Shell offers £30 million compensation to Niger Delta community





Royal Dutch Shell has offered to pay £30 million as compensation for two oil spills in Nigeria in 2008. About 15,000 residents of Bodo, in Nigeria’s Niger Delta had sued the oil giant for £300 million as compensation for the damages, after claiming that the spill resulted in leakage of more than 500, 000 barrels of oil. Shell however denied this, insisting that only about 4, 000 barrels were spilled.

In a preliminary hearing ahead of a trial which will take place in May 2015, a London high court ruled that Shell’s Nigerian subsidiary could be liable if it were proven that it did not take reasonable steps to protect and maintain the pipeline from thefts that have plagued the key African oil producer.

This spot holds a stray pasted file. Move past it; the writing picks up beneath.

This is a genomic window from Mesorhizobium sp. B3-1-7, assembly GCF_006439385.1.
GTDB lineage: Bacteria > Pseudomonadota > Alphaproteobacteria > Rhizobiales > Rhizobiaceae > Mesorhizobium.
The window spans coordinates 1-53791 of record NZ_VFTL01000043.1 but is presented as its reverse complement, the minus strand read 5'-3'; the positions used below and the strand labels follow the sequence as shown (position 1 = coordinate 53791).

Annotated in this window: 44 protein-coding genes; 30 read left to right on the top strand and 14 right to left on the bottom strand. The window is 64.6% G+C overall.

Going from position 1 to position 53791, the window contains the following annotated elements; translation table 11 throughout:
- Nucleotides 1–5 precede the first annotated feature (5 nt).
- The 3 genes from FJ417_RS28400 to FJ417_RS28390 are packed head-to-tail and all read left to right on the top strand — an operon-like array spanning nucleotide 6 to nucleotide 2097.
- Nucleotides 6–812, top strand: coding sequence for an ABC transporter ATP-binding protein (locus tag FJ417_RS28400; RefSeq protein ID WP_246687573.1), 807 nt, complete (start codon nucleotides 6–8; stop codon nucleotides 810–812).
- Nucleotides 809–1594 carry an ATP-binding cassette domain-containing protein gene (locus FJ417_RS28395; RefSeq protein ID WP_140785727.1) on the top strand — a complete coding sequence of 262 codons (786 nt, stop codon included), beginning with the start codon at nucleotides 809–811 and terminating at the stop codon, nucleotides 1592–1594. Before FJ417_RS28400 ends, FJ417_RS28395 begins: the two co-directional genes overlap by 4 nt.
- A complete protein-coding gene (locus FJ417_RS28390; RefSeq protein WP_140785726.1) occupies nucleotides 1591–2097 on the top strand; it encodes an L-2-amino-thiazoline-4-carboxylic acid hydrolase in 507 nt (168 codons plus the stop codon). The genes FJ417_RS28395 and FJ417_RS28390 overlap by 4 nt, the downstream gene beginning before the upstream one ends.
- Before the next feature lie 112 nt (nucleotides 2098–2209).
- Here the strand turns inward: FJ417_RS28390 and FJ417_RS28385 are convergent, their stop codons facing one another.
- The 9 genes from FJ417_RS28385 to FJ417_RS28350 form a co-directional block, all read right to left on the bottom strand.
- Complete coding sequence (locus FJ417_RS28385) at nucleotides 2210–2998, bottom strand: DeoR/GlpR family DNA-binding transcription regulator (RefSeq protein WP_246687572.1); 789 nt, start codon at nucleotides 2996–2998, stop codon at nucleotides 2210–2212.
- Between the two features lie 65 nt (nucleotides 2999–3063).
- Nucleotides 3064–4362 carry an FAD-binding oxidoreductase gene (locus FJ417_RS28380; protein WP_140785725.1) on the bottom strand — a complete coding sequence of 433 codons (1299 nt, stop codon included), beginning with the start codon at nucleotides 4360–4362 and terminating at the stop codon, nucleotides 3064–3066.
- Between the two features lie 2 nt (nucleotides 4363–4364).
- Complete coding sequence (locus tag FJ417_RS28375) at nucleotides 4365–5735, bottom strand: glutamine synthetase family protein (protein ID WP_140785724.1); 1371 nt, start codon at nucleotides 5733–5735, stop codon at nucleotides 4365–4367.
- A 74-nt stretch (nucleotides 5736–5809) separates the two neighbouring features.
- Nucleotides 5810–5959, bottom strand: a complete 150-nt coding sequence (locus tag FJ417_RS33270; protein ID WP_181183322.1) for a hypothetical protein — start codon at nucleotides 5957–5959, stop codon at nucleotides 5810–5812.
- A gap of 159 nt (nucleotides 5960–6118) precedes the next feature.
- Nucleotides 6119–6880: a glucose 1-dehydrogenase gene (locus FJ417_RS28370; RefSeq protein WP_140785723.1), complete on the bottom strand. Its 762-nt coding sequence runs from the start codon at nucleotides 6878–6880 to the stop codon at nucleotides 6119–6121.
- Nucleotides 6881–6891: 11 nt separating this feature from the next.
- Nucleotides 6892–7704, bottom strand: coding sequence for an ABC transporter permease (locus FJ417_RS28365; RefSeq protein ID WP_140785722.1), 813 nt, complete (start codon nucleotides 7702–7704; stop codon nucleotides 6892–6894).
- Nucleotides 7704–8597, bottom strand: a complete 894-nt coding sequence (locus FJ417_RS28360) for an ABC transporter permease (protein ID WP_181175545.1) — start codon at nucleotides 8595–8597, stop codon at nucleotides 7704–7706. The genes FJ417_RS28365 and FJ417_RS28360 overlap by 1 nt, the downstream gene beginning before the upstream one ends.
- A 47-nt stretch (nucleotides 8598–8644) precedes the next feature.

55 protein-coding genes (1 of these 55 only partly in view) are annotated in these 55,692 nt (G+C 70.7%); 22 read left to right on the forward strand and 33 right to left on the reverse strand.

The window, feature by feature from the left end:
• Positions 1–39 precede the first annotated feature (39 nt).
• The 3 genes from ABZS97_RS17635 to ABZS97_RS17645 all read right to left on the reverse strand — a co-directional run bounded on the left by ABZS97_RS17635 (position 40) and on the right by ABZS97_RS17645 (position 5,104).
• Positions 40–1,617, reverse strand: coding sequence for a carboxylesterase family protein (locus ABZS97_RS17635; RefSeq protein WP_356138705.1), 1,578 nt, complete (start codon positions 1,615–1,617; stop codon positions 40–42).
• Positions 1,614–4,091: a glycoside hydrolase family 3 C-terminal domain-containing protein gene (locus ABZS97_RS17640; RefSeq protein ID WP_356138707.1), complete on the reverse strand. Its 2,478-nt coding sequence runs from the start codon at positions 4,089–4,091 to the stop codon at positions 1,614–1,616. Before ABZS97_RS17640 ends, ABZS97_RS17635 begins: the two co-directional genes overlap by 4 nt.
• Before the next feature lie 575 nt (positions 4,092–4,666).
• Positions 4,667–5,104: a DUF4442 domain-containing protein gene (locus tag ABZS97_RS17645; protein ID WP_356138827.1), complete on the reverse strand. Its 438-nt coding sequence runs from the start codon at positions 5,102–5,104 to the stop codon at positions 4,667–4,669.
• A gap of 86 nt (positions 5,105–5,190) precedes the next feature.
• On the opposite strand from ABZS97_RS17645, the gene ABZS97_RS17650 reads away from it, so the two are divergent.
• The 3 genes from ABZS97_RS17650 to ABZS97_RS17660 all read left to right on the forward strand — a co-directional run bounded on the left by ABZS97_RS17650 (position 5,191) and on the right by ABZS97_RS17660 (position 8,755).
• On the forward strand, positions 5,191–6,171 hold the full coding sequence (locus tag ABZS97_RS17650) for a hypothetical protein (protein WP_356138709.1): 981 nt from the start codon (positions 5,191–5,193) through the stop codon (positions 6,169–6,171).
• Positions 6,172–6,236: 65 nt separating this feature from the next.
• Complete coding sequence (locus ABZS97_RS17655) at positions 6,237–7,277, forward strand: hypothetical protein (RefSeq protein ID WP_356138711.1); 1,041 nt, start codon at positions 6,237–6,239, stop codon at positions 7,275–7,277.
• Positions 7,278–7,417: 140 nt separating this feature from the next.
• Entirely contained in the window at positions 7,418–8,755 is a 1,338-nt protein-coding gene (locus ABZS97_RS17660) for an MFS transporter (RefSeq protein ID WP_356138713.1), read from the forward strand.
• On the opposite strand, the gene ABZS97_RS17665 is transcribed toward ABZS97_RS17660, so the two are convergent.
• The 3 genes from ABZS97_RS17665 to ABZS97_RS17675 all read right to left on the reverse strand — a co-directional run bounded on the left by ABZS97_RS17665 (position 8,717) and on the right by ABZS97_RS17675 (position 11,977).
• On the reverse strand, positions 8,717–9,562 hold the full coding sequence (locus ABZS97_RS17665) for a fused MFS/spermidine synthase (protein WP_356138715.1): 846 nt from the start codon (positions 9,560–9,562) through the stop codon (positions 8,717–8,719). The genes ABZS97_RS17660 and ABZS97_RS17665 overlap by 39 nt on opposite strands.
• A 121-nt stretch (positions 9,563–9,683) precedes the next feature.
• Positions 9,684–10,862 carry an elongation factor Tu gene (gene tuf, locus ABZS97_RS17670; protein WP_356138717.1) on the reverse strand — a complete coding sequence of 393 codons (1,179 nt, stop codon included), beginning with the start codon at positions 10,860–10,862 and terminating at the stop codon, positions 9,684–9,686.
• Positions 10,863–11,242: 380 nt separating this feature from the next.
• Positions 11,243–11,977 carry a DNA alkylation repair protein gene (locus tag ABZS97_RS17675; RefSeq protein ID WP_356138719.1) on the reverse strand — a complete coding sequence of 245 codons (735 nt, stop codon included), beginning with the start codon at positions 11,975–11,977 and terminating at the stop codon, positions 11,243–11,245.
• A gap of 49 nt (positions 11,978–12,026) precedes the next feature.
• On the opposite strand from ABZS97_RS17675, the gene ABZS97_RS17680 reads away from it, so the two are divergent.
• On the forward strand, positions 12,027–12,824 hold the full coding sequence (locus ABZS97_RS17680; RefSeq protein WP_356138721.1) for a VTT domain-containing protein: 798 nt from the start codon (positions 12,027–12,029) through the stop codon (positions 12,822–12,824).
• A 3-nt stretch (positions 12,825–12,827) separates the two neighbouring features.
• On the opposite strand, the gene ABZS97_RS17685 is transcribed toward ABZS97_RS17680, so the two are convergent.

Shell has urged the community to accept the offer, but the lawyer to the community, Leigh Day on Friday rejected the Company’s latest proposition.

Oil spills are common in Nigeria’s Niger Delta and Oil companies have been blamed for not maintaining their aged pipelines and not cleaning up when the spill occurs. The incidence of pipeline vandalism by oil smugglers for local refining and export has also escalated over the years, resulting in extensive damage to riverine communities in the Delta.

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